Friday, 17 January 2014

The Pomegranate Vol. 14, No. 2 and my review of Sara Hannant's “Mummers, Maypoles and Milkmaids" photographic exhibition

From his base in Hardscrabble Creek, Colorado, world renowned Pagan studies scholar Chas S. Clifton (whom I interviewed right here back in December 2012) has just announced that the latest volume of The Pomegranate: The International Journal of Pagan Studies has been uploaded online, while subscribers to the printed edition should be getting their copies in the next few weeks. For those unaware of The Pomegranate and its significance, it is the world's foremost (and only) peer-reviewed academic journal devoted to the interdisciplinary field of Pagan studies. For better or worse, I've become something of a regular contributor to the journal over the past few years, it being one of the few academic outlets dedicated to the study of contemporary Paganism, one of my specialties. 

I'm still awaiting my printed copy, but just from browsing the online contents, it's clear that there are some exciting things in there; of particular interest for me are Sacha Chaitow's paper on the esoteric French novelist Joséphin Péladan (on the subject of which she has been devoting her PhD), and Léon A. van Gulik's study of oaths and secrecy within initiatory traditions of Wicca (which again appears to have emerged from his doctoral research).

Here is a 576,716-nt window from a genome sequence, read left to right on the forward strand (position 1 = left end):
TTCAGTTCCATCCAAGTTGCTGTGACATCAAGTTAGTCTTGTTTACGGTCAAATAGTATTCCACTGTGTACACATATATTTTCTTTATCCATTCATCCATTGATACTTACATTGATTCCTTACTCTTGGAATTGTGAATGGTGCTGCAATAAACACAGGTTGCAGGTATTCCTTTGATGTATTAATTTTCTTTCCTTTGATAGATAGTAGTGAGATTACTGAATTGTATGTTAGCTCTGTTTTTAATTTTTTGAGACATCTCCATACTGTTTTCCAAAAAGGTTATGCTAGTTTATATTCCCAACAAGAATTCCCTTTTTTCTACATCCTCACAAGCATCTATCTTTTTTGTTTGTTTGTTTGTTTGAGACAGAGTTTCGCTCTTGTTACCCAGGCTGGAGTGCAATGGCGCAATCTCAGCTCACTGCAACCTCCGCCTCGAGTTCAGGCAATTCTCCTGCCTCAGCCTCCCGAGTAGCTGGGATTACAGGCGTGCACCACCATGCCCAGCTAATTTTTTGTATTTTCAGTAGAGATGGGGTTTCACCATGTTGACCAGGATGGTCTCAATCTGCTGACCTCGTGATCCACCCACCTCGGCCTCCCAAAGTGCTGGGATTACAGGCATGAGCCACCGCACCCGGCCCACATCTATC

This issue also contains a piece by yours truly, in the form of a review article devoted to a photographic exhibit that was held a couple of years back in my own little corner of the world, South-East London. The Horniman Museum (a wonderful Edwardian collection of curios; if you ever get the chance, go there!) held Sara Hannant's exhibition "Mummers, Maypoles and Milkmaids: A Journey through the English Ritual Year" from October 2011 to September 2012, prior to it going on a tour around the country. As its name suggests, the exhibit explored the concept of the English Ritual Year, although (as I note in my review) it focuses on those seasonal festivities with strong agricultural links, thus emphasising a "Merry England" image that avoids traditional, ritualised events like the Queens' Birthday, London Gay Pride Parade, or Notting Hill Carnival. Many of the images in the exhibition feature Pagans, standing as a testament to the role that the contemporary Pagan movement has played in reviving and re-interpreting older, traditional seasonal festivities in the British Isles. If you ever get the chance to the see the exhibit as it continues its tour, I would certainly recommend it !

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